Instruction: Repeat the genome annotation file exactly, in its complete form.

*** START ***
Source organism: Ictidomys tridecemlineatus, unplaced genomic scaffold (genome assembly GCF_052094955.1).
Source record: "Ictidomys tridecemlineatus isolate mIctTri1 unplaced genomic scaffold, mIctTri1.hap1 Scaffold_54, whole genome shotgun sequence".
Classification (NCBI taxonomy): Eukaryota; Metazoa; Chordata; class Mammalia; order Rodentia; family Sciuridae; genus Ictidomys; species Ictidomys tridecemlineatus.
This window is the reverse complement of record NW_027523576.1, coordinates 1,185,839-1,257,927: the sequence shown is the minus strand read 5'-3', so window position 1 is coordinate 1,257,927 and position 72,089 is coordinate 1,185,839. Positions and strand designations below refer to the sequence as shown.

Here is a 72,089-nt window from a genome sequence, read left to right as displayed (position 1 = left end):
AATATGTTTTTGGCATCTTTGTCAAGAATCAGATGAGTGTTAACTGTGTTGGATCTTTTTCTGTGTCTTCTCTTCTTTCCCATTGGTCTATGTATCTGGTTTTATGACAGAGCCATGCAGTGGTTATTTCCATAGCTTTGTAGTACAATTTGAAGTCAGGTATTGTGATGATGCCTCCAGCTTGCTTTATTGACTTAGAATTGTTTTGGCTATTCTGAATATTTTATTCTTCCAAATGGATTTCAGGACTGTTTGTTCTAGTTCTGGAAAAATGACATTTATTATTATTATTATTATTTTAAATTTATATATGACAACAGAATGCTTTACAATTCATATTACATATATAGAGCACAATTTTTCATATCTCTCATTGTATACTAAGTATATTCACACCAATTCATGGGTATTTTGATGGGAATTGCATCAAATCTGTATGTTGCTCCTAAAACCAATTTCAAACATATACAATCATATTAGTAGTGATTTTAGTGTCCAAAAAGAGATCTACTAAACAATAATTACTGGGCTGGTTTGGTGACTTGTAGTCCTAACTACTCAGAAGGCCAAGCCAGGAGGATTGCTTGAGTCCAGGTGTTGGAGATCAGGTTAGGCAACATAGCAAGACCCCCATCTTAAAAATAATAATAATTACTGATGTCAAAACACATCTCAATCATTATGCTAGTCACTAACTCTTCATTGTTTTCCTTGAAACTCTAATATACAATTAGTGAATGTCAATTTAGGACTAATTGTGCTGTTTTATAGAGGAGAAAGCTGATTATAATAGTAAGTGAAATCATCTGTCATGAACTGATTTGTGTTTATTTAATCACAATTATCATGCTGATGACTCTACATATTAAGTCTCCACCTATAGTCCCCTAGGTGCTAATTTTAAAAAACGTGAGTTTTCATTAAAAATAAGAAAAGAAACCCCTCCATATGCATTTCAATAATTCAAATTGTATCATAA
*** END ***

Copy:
Source organism: Ictidomys tridecemlineatus, unplaced genomic scaffold (genome assembly GCF_052094955.1).
Source record: "Ictidomys tridecemlineatus isolate mIctTri1 unplaced genomic scaffold, mIctTri1.hap1 Scaffold_54, whole genome shotgun sequence".
Classification (NCBI taxonomy): Eukaryota; Metazoa; Chordata; class Mammalia; order Rodentia; family Sciuridae; genus Ictidomys; species Ictidomys tridecemlineatus.
This window is the reverse complement of record NW_027523576.1, coordinates 1,185,839-1,257,927: the sequence shown is the minus strand read 5'-3', so window position 1 is coordinate 1,257,927 and position 72,089 is coordinate 1,185,839. Positions and strand designations below refer to the sequence as shown.

Here is a 72,089-nt window from a genome sequence, read left to right as displayed (position 1 = left end):
AATATGTTTTTGGCATCTTTGTCAAGAATCAGATGAGTGTTAACTGTGTTGGATCTTTTTCTGTGTCTTCTCTTCTTTCCCATTGGTCTATGTATCTGGTTTTATGACAGAGCCATGCAGTGGTTATTTCCATAGCTTTGTAGTACAATTTGAAGTCAGGTATTGTGATGATGCCTCCAGCTTGCTTTATTGACTTAGAATTGTTTTGGCTATTCTGAATATTTTATTCTTCCAAATGGATTTCAGGACTGTTTGTTCTAGTTCTGGAAAAATGACATTTATTATTATTATTATTATTTTAAATTTATATATGACAACAGAATGCTTTACAATTCATATTACATATATAGAGCACAATTTTTCATATCTCTCATTGTATACTAAGTATATTCACACCAATTCATGGGTATTTTGATGGGAATTGCATCAAATCTGTATGTTGCTCCTAAAACCAATTTCAAACATATACAATCATATTAGTAGTGATTTTAGTGTCCAAAAAGAGATCTACTAAACAATAATTACTGGGCTGGTTTGGTGACTTGTAGTCCTAACTACTCAGAAGGCCAAGCCAGGAGGATTGCTTGAGTCCAGGTGTTGGAGATCAGGTTAGGCAACATAGCAAGACCCCCATCTTAAAAATAATAATAATTACTGATGTCAAAACACATCTCAATCATTATGCTAGTCACTAACTCTTCATTGTTTTCCTTGAAACTCTAATATACAATTAGTGAATGTCAATTTAGGACTAATTGTGCTGTTTTATAGAGGAGAAAGCTGATTATAATAGTAAGTGAAATCATCTGTCATGAACTGATTTGTGTTTATTTAATCACAATTATCATGCTGATGACTCTACATATTAAGTCTCCACCTATAGTCCCCTAGGTGCTAATTTTAAAAAACGTGAGTTTTCATTAAAAATAAGAAAAGAAACCCCTCCATATGCATTTCAATAATTCAAATTGTATCATAA